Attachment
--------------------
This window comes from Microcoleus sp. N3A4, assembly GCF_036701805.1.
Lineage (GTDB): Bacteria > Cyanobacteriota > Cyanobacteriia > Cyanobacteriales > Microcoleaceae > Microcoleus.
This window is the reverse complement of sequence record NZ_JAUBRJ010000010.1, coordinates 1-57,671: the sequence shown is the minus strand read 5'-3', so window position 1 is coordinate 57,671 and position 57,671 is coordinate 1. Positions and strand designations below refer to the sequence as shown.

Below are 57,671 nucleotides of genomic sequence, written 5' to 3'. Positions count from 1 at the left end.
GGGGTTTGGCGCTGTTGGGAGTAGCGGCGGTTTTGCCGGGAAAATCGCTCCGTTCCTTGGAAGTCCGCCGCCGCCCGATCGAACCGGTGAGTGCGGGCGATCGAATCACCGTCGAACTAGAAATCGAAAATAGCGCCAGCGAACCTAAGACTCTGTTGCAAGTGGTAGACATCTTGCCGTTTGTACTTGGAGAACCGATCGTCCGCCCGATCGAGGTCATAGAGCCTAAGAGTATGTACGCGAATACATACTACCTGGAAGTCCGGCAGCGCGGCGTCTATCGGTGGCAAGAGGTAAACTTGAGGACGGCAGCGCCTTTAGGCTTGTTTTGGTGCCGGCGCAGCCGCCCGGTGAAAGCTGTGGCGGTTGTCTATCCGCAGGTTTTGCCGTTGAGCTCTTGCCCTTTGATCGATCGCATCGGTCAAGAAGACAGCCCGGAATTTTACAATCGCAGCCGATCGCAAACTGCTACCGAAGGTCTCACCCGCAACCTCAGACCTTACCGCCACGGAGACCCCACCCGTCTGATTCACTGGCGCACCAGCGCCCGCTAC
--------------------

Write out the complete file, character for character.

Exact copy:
This window comes from Microcoleus sp. N3A4, assembly GCF_036701805.1.
Lineage (GTDB): Bacteria > Cyanobacteriota > Cyanobacteriia > Cyanobacteriales > Microcoleaceae > Microcoleus.
This window is the reverse complement of sequence record NZ_JAUBRJ010000010.1, coordinates 1-57,671: the sequence shown is the minus strand read 5'-3', so window position 1 is coordinate 57,671 and position 57,671 is coordinate 1. Positions and strand designations below refer to the sequence as shown.

Below are 57,671 nucleotides of genomic sequence, written 5' to 3'. Positions count from 1 at the left end.
GGGGTTTGGCGCTGTTGGGAGTAGCGGCGGTTTTGCCGGGAAAATCGCTCCGTTCCTTGGAAGTCCGCCGCCGCCCGATCGAACCGGTGAGTGCGGGCGATCGAATCACCGTCGAACTAGAAATCGAAAATAGCGCCAGCGAACCTAAGACTCTGTTGCAAGTGGTAGACATCTTGCCGTTTGTACTTGGAGAACCGATCGTCCGCCCGATCGAGGTCATAGAGCCTAAGAGTATGTACGCGAATACATACTACCTGGAAGTCCGGCAGCGCGGCGTCTATCGGTGGCAAGAGGTAAACTTGAGGACGGCAGCGCCTTTAGGCTTGTTTTGGTGCCGGCGCAGCCGCCCGGTGAAAGCTGTGGCGGTTGTCTATCCGCAGGTTTTGCCGTTGAGCTCTTGCCCTTTGATCGATCGCATCGGTCAAGAAGACAGCCCGGAATTTTACAATCGCAGCCGATCGCAAACTGCTACCGAAGGTCTCACCCGCAACCTCAGACCTTACCGCCACGGAGACCCCACCCGTCTGATTCACTGGCGCACCAGCGCCCGCTAC